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Rebel, Sweetheart (UK Only Version)

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Album Review

The Wallflowers, particularly their leader, Jakob Dylan, can't catch a break. They're not only bound to be compared — not entirely fairly but certainly understandably — to Jakob's father, Bob, but an equally large burden is that they're a straight-ahead rock band in a time that doesn't value straight-ahead rock bands. They were able to ride the post-alternative wave to the top of the charts in the mid-'90s, when all guitar bands were lumped into a nebulous alt-rock scene, but just a few years later, in the aftermath of trip-hop, MTV Amp, and OK Computer, all big rock bands were expected to tackle the serious challenge of electronica, since that was the wave of the future and all. Didn't matter if they were groups as singularly unequipped to fuse loops and guitars as R.E.M. or Oasis — they all made tentative attempts to reconcile classicist rock with futurist electronica. Not the Wallflowers. They stuck to their guns and made driving, songwriter-oriented rock & roll in the vein of Springsteen, Tom Petty, and John Mellencamp. This stubbornness served their music well, but it won them no new fans, either among critics or the general public, who criticized them for being what they are: a working rock band, pure and simple. On each record, they have variations on their signature sound, given a slightly different spin depending on what producers they work with, but that's what most rock bands, good or bad, do — they make records and go on tour. This happened more in the '70s and '80s than in the '90s and 2000s, when dwindling audiences and corporatization kept bands off the road and out of the studio for long stretches of time, but the Wallflowers remain a rock band in the traditional sense, mining a similar vein on Rebel, Sweetheart, their fifth album, as they did on their first. While there are no musical surprises here, this is a better album than its predecessor, Red Letter Days, not just because it's a stronger, more varied set of songs, but because they finally have a perfectly matched producer in Brendan O'Brien. Like his recent productions for Bruce Springsteen, O'Brien helps focus and revitalize the Wallflowers, opening up the music through subtly textured overdubs but also giving the band a harder attack than they've ever had. Simply put, they've never sounded better as a band than they do here, and they've never had a record as robust and interesting on a pure sonic level as they do here. Not that Rebel, Sweetheart offers anything all that different from previous Wallflowers albums — they just do what they do better than they have before. Ultimately, there's a certain comfort in knowing that the Wallflowers can deliver sturdy, engaging classicist rock like this, since it makes them different from other rock bands of their time in yet another way: they're reliable.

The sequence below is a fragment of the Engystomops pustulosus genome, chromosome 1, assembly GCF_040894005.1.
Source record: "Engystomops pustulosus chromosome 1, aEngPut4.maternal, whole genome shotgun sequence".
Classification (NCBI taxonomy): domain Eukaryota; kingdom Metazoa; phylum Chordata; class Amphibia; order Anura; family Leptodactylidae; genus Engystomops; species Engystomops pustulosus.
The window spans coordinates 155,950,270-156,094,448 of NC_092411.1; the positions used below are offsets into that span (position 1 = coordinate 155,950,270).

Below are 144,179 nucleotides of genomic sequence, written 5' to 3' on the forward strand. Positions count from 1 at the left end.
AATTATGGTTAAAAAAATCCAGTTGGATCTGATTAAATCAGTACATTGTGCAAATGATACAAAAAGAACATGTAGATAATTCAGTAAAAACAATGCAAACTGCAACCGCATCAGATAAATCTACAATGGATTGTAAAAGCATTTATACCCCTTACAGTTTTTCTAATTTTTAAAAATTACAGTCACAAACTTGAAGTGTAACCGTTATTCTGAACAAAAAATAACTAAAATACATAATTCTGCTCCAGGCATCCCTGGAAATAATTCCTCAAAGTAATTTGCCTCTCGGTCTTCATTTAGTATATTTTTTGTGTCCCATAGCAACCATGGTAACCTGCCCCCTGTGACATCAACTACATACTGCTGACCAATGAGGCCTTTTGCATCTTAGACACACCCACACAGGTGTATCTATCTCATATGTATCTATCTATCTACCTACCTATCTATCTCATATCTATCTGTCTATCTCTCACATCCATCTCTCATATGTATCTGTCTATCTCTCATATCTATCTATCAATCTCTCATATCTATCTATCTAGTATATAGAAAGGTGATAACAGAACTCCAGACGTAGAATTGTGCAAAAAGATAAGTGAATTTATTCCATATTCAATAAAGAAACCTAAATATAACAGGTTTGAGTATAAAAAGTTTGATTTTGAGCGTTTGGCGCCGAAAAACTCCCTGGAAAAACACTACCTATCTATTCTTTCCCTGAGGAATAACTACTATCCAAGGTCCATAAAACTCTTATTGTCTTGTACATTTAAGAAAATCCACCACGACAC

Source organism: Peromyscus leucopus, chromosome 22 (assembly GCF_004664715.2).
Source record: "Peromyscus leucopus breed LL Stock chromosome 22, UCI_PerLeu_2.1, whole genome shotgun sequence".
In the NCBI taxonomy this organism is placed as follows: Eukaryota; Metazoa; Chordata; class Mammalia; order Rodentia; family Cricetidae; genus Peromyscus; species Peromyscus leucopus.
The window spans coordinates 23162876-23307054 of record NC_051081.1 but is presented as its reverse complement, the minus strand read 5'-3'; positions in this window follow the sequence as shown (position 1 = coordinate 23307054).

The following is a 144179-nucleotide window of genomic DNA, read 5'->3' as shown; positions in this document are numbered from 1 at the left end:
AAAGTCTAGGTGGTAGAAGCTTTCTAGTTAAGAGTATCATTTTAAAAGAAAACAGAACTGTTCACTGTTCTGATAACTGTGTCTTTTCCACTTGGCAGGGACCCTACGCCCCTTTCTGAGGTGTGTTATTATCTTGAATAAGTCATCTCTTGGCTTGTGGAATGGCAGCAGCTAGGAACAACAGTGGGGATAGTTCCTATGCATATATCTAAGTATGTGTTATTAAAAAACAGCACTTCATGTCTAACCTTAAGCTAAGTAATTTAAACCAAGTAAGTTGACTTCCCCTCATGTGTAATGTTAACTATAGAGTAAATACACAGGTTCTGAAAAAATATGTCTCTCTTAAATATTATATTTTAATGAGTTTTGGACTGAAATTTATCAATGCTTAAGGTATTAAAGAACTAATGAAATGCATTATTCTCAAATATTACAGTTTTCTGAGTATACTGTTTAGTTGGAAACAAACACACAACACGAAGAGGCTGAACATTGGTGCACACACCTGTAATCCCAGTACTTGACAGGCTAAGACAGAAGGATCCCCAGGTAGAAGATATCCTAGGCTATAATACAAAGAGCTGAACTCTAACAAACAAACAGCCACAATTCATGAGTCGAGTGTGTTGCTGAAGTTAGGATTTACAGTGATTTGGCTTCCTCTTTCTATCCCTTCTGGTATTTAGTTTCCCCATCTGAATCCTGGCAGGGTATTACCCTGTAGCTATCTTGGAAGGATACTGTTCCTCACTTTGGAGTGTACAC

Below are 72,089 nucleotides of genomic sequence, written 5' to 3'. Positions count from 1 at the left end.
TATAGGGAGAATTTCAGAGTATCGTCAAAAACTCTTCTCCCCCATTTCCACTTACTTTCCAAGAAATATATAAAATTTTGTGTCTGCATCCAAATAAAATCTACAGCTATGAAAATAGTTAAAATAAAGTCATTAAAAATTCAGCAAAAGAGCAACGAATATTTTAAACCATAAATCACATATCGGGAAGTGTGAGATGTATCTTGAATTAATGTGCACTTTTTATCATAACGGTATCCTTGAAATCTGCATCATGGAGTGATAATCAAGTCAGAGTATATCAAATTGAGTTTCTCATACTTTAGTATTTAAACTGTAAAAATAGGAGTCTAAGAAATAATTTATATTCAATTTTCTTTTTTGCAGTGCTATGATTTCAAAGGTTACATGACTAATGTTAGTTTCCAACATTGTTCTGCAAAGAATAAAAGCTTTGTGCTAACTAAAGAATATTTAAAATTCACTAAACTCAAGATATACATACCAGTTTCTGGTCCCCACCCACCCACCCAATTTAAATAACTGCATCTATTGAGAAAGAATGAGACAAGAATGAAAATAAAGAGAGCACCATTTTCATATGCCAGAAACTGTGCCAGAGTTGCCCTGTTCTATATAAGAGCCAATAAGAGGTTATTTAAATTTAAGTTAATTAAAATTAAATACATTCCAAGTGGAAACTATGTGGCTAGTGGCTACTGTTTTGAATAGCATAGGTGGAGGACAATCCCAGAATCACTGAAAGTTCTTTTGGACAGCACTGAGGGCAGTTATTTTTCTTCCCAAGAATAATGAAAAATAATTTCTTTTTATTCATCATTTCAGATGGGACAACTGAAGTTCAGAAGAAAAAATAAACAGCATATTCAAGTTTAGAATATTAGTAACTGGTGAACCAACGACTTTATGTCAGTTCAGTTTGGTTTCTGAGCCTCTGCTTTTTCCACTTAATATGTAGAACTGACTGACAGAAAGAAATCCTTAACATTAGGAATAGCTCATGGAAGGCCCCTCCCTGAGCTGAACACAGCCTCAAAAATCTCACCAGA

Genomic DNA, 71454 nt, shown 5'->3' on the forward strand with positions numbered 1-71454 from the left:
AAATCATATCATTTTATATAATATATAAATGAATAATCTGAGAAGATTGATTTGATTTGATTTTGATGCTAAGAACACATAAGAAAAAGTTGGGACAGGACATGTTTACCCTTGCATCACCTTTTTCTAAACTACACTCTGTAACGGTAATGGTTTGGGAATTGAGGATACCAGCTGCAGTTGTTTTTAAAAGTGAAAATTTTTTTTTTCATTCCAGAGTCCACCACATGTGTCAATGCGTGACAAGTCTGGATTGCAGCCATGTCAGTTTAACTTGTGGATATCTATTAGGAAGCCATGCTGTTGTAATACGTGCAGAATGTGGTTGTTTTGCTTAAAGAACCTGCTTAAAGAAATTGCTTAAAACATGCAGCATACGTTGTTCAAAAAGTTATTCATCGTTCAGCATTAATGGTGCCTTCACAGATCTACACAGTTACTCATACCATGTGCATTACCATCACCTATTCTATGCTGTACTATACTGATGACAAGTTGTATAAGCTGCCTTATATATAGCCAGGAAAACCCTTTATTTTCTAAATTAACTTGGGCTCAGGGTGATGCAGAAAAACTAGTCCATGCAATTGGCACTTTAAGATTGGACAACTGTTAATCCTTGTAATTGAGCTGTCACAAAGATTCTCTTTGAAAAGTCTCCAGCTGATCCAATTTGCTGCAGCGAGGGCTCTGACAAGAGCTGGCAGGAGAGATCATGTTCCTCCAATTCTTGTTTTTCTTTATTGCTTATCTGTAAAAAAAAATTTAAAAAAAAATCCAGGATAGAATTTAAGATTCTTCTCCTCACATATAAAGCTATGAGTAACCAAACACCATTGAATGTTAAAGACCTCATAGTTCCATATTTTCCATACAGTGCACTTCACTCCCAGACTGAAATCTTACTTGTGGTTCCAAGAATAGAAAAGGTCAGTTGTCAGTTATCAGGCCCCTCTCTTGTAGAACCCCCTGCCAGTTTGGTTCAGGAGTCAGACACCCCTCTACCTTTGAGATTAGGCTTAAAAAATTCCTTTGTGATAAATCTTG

Customer Reviews

The latest not the greatest

Rebel, Sweetheart isn’t the greatest wallflowers album ever. I wouldn’t say it moves forward from “Red Letter Days” which really impressed me when it came out due to its fantastic sound & really simple catchy tunes. I don’t want to slate it completely, but it sounds quite generic in places and Brendan O’ Brien’s production reminds me of the latest Train album, which was overall a complete disaster. Whereas RLD was seen as a move towards a mainstream sound, this is a move towards an overly polished slightly bland sound . There is none of the slight country, rootsy twang which worked so well before. The worst song on RS for me is “God Says Nothing Back” which is overproduced and lacking in any edge or substance. The best song on the album is “Back To California” which is punchy and focused and shows that The Wallflowers know how to rock. “The Beautiful side of somewhere” is a catchy enough radio friendly pop rock song, which sounds really good, but isn’t breaking any new ground. I’d recommend you buy “Breach” instead of this- it does everything this album does, but much better. Having said that, this isn’t a bad album and if you have all of the other albums, you could do a lot worse than to buy this album, after all The Wallflowers are a great band.

Different but excellent

These songs are still The Wallflowers but at the same time express a new direction. The lyrics are still the right mix of catchy and cryptic, there is a good balance between crunching lead guitar hooks and spare acoustic fingerpicking and the overall feel of the album is genuinely great. These words can't do it justice. Listen for yourself - I wholeheartedly reccomend "Rebel, Sweetheart".

More varied and wonderful

I have been a Wallflowers fan since Bringing Down the Horse and I just love them. Dylan writes lyrics that hit me so perfectly. Rebel Sweetheart has a richer and more varied sound, whilst still holding on to the essence of the band. Dylans lyrics are still fantastic and the band has definately managed to create a bit more subtance for themselves. My favourite album for a long time.


Formed: 1990 in Los Angeles, CA

Genre: Rock

Years Active: '90s, '00s, '10s

As part of the mid-'90s revival of roots-rock, the Wallflowers held a special connection to one of the original inspirations: vocalist/songwriter/guitarist Jakob Dylan. Though he is the son of a legend, Jakob's similarities to his father are occasional -- in fact, the Wallflowers are more influenced by Tom Petty & the Heartbreakers than original '60s folk-rock, though lyrically, Jakob remains a close companion to the original Dylan. Born in 1970, Jakob Dylan was raised in Los Angeles by his mother,...
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Top Albums and Songs by The Wallflowers

Rebel, Sweetheart (UK Only Version), The Wallflowers
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